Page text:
Tornado shelters become a vital business
Recent deadly and devastating storms have given momentum to a growing market for a wide variety of safe rooms.
Americans have a history of underground bunkers. Think of the fallout shelter boom during the Cold War. Or the flurry of survivalist activity before Y2K, that point at the start of the millennium when all the computers were supposed to shut down and thrust civilization into an apocalypse.
But the annual -- and very real -- threat of lethal weather is driving a new boom in tornado shelters as more Americans find themselves in the path of deadly storms like the one that roared through suburban Oklahoma City on Monday.
Experts say sheltering in place and getting underground during a tornado are your best bets for survival, but that advice might not always be practical.
According to the National Association of Home Builders, the overall number of new U.S. homes built with full or partial basements -- a traditional haven during severe storms -- has declined significantly over the past decade or so. And a U.S. Census Bureau report notes that only 30% of single-family homes completed in 2011 had a full or partial basement, while 53% had a slab or other type of foundation and 17% had a crawl space.
Two types of shelters are growing in popularity: the in-ground shelter, buried near a home (like the pictured shelter on a ranch outside Joplin, Mo.) and reinforced, anchored, above-ground tornado rooms that are installed inside a home.
Prices for shelters can vary greatly. Small prefab, boxlike underground shelters can run several thousand dollars, including installation, while roomier, furnished excavations that can house scores or even hundreds of people cost hundreds of thousands of dollars.
Jeremy Davis, a co-owner of Twister Safe in Neosho, Mo., just outside of Joplin, switched over from welding and set up a business in 2004 with his father to design, produce and install above-ground shelters. They had a steady flow of customers for the first several years, but everything changed after the May 2011 E5 tornado that tore through downtown Joplin, killing 161 people -- one of the costliest tornadoes in U.S. history.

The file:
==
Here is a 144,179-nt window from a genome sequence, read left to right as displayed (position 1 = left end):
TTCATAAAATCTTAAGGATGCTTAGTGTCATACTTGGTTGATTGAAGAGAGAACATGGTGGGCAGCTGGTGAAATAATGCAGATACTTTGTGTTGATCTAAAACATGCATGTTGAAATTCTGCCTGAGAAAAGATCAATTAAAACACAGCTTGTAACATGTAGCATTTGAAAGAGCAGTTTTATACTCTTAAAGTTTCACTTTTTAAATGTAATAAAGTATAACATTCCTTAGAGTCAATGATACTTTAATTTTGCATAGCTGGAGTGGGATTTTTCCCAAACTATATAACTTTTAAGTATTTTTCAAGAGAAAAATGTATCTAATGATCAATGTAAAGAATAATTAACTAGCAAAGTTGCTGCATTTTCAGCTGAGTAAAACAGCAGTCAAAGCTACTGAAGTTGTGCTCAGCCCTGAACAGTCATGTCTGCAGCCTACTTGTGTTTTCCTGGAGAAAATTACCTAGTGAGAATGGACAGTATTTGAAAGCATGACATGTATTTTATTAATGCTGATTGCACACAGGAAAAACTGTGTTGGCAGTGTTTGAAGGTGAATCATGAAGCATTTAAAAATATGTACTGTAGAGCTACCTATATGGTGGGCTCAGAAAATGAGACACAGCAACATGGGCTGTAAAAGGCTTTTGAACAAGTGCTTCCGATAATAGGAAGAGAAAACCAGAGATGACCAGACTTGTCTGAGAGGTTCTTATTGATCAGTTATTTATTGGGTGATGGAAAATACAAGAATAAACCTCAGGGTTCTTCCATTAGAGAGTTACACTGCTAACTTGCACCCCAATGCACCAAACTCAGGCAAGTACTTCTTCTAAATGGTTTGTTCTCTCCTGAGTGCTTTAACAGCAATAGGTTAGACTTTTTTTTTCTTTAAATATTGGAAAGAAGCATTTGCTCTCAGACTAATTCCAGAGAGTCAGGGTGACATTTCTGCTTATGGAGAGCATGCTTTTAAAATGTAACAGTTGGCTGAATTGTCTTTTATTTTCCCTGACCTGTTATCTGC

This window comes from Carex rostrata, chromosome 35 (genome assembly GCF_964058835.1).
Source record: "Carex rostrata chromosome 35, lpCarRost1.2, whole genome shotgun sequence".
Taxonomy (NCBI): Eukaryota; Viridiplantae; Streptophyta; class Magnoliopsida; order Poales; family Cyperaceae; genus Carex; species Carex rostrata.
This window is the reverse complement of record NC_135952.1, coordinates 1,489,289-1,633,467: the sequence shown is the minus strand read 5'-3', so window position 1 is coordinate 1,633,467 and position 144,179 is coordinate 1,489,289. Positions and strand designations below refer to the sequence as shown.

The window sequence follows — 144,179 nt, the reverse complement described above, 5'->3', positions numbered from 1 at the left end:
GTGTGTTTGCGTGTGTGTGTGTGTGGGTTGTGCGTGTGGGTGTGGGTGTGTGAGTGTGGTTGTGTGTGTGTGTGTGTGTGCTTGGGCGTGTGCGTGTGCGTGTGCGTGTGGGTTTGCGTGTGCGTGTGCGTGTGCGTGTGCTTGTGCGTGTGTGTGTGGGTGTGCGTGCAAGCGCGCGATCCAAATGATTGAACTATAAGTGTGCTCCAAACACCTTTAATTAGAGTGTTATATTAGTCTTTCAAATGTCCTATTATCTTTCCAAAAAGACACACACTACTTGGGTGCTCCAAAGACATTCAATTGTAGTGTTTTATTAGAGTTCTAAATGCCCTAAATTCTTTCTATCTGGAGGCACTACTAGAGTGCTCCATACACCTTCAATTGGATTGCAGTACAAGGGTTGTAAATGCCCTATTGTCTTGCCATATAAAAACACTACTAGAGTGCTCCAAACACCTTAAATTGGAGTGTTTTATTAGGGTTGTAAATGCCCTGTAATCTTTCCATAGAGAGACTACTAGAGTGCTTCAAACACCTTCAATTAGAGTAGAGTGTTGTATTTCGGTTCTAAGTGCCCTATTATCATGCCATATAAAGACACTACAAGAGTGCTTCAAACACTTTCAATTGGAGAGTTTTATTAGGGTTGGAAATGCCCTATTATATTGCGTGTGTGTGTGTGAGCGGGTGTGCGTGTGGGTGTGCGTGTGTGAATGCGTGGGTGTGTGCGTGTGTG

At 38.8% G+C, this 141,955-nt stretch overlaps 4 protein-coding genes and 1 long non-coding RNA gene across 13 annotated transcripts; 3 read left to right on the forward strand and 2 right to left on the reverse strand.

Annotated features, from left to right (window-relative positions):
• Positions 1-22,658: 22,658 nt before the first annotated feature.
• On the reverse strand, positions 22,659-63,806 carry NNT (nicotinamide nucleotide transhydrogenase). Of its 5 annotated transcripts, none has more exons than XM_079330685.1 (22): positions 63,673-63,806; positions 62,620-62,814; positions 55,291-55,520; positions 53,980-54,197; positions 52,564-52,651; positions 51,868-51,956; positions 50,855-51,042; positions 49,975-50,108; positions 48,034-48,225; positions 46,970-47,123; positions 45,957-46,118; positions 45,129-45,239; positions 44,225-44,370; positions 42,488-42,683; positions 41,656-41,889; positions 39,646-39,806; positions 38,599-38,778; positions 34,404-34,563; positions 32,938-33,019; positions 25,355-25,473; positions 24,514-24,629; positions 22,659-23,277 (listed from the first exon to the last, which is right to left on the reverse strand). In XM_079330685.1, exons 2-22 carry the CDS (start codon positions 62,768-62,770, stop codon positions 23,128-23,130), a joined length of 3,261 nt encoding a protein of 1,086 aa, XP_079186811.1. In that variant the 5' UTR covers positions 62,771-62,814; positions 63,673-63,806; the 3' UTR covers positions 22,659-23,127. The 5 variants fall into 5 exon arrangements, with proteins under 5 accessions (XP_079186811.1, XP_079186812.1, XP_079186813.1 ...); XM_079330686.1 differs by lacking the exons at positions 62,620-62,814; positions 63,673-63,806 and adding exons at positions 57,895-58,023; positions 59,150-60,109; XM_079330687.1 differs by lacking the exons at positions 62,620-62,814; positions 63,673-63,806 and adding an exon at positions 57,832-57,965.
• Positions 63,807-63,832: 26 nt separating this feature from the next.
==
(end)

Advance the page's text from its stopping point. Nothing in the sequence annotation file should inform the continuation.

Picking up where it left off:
"We had roughly seven (installed tornado shelters) that were in the actual storm," Davis told MSN Money. "Two took direct hits. Every single one of them was still there."
Since the Joplin tornado, Twister Safe now builds and sells 350 to 400 shelters annually, with customers across America's Tornado Alley -- stretching from Texas east to Tennessee. The company also hired more people and moved into a 10,000-square-foot office and production space. "It went from a mom-and-pop business to an actual business," Davis says.
Both FEMA and the National Storm Shelter Association have established guidelines for tornado shelters that require them to pass impact tests. FEMA, along with some states like Oklahoma, also have rebate programs for homeowners who purchase and install safe rooms.
But economics can get in the way of safety. Just last February, Moore, Okla., which took the brunt of Monday's tornado, noted with frustration that the city's safe-room rebate program had been put "on hold" by the state and FEMA due to changes in federal regulations.
"We've found that the FEMA requirements and their interpretations seem to be a constantly moving target," the city's website says.
As with any major purchase, consumers need to do their research before purchasing a storm shelter. "We want to encourage the building of shelters, but we want to ensure they are of good quality," Ernst Kiesling, a professor of civil engineering at Texas Tech, who's also heads the National Storm Shelter Association, recently told the Phys.org website. "We do not wish people to be lured into a false sense of security when lives are at stake."
"We don't try to outguess a tornado," he added. "We just design for the worst-case scenario."
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